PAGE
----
For a city that receives intense sunshine nearly year-round, this is a huge opportunity to generate clean and affordable power.  And efforts are underway to take advantage of the clean energy resource available to the city.  This past summer, MGM Resorts announced a partnership with NRG Energy to install a massive rooftop solar array at the Mandalay Bay Resort.  The 20,000 panel, 6.2 MW installation is expected to generate nearly 20% of the Mandalay Bay’s power demand.  This project represents an important step in the right direction; hopefully, it will inspire others in the city to fully utilize the natural resources available to them.

 

Green Button Pushes Useful Usage Data

— December 3, 2014

The installation of advanced metering infrastructure is helping to transform the U.S. utility industry.  While over 43 million advanced meters have been installed, most electricity consumers have seen few benefits from the new device on their property.  Recently, the government has been making an effort to improve the accessibility of data from advanced meters.

The Green Button Initiative is an industry-led effort developed in response to the federal call-to-action to provide utility customers with easy and secure access to their electricity usage data in a user-friendly format.  A key focus of Green Button is standardizing electricity usage data; this will allow many stakeholders to use the data without the burden of converting proprietary formats.  Energy consumers, third-party software/application developers, public institutions, energy efficiency organizations, and utilities/energy service providers will all benefit from increased visibility of detailed electricity consumption data.

Developers of software and applications to help consumers understand and reduce their electricity consumption may have the most to gain.  Many advanced systems to manage energy use in buildings are already in operation; these will only be improved by easy access to more granular data from utilities.  Some solutions that can take advantage of this newly available data are discussed in Navigant Research’s report, Building Energy Management Systems

Tip of the Iceberg

Despite successful programs with many utilities, the Green Button Initiative has only scratched the surface of its full potential.  To date, at least 50 utilities have implemented the program, with a few dozen more committed.  Among the participating utilities, the amount of data available and the support provided to customers varies greatly.  In fact, some utilities are only providing monthly meter readings to their customers through Green Button.  This information has generally been available to customers online for years, and it does not provide enough new detail to enable many behavioral changes.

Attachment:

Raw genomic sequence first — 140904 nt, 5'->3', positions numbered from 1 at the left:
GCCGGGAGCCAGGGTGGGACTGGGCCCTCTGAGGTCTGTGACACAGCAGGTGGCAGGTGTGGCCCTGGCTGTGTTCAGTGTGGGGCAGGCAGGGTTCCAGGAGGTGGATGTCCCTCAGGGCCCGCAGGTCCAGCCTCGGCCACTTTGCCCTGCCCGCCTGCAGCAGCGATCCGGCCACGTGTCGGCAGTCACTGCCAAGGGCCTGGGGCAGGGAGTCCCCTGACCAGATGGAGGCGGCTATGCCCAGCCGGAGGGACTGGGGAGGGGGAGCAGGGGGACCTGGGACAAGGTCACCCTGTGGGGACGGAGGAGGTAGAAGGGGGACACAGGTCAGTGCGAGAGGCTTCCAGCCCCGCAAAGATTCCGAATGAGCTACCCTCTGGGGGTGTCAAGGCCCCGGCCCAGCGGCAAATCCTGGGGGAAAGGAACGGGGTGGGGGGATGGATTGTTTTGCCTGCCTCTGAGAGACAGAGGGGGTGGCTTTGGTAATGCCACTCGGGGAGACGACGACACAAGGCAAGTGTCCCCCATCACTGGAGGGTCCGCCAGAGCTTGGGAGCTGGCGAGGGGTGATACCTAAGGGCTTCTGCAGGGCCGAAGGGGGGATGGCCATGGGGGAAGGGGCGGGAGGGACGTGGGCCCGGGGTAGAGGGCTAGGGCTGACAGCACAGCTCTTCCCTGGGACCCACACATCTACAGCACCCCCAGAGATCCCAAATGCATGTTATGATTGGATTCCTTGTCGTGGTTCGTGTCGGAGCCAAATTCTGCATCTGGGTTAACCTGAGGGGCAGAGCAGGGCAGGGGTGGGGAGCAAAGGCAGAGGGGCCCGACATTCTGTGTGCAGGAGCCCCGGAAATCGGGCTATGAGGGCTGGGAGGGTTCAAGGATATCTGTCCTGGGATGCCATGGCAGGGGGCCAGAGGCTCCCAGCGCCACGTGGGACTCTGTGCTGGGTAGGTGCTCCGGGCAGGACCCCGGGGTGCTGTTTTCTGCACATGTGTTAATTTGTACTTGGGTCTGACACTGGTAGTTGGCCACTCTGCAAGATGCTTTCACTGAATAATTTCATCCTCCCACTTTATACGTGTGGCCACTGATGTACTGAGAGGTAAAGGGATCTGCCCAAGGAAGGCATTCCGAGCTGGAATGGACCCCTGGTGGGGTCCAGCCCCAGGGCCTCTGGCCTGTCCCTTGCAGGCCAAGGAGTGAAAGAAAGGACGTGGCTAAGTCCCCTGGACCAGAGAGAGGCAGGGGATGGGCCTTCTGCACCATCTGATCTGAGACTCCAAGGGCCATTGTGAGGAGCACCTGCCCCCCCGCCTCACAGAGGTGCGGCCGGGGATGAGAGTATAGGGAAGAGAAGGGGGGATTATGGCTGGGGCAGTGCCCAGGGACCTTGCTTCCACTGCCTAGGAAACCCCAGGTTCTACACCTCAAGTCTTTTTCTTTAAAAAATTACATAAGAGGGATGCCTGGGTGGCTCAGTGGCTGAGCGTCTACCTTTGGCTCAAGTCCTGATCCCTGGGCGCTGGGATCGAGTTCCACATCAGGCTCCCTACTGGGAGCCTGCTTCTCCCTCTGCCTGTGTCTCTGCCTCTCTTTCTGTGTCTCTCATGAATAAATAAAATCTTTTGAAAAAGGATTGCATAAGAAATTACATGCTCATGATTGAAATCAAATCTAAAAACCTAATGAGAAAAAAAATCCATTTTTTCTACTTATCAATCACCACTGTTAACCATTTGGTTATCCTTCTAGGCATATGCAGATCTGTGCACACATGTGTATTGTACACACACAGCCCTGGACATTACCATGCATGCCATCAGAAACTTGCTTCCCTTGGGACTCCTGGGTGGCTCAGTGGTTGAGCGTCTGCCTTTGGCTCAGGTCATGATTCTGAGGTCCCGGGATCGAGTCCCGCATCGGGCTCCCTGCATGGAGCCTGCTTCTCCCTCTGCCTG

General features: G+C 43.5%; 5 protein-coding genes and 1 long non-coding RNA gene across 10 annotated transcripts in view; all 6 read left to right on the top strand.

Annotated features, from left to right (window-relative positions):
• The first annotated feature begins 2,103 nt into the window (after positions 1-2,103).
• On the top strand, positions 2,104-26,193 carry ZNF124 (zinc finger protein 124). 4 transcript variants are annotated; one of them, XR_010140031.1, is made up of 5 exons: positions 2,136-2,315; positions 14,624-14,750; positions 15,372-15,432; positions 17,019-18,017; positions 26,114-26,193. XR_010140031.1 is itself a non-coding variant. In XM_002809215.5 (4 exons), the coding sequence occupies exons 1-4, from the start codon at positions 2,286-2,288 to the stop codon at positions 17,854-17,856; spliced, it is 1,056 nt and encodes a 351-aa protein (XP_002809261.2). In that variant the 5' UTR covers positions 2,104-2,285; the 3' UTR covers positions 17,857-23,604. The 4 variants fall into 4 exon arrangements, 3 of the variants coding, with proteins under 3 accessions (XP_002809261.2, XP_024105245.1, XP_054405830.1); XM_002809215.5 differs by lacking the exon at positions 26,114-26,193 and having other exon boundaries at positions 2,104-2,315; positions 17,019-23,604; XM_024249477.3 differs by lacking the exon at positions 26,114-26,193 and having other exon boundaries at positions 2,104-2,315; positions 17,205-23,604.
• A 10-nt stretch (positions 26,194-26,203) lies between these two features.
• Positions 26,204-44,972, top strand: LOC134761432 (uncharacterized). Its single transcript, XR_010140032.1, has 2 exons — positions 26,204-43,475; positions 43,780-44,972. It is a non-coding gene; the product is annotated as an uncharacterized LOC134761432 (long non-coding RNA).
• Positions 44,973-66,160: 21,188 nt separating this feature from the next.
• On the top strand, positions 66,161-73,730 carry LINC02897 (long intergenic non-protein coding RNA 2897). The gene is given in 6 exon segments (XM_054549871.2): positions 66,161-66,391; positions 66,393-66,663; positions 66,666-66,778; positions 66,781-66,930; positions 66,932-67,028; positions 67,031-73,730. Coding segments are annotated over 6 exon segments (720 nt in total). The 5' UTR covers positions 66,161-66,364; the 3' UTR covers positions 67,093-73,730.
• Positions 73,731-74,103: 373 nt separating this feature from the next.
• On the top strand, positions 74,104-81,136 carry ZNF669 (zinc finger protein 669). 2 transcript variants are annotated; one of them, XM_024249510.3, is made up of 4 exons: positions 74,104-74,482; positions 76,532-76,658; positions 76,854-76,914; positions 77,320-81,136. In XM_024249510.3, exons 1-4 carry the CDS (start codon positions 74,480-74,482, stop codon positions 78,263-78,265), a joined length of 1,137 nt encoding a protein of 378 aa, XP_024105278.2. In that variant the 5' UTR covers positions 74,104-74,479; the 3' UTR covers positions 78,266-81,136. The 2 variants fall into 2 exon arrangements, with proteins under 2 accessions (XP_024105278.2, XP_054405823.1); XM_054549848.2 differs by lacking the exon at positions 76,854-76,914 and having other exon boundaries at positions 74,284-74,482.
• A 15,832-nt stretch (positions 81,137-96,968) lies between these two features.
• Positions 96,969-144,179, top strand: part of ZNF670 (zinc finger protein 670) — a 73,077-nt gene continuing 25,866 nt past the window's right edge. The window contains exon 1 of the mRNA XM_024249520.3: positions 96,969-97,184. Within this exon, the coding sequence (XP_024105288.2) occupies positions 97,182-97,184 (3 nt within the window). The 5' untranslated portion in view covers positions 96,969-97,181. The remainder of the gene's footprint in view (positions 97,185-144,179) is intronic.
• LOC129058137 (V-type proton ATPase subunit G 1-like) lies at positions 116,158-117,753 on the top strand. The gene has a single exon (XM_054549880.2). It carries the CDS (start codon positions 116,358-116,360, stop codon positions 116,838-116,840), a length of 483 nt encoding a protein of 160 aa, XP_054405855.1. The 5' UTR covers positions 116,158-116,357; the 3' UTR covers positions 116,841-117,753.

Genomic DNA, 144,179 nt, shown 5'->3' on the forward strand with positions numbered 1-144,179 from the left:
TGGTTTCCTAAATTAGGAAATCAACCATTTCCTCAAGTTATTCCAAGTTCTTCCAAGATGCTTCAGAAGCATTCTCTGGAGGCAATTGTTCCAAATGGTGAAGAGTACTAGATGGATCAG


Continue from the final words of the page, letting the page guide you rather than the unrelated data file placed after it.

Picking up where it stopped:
What’s more, many utilities are not actively promoting the availability of this data or helping their customers understand how to interpret the information.  Further collaboration between utilities and industry stakeholders is required, and a more developed app marketplace will be crucial to Green Button’s success.

Competitive Solutions

A major focus of the Green Button Initiative is to facilitate the development of third-party software programs and applications that use utility data to provide consumers with an easily understandable view of their consumption.  One interesting application is wotz, developed by a group of graduate students at the University of California, Irvine.  This application runs in a web browser and provides a simple to use, graphically pleasing interface to view and understand energy consumption over time.

Wotz relates household electricity use to more easily understood terms, such as a certain number of MacBook charges.  The program also includes challenges with guidance to reduce consumption over time and can be connected with Facebook to share results and benchmark against friends.

Another program utilizing Green Button-based data takes the idea of benchmarking and social media-based energy competitions even further.  Simple Energy, based in Boulder, Colorado, has a similar program with easy visualization and also features a community leaderboard that allows users to see how they stack up with their neighbors – as well as electricity consumers around the world.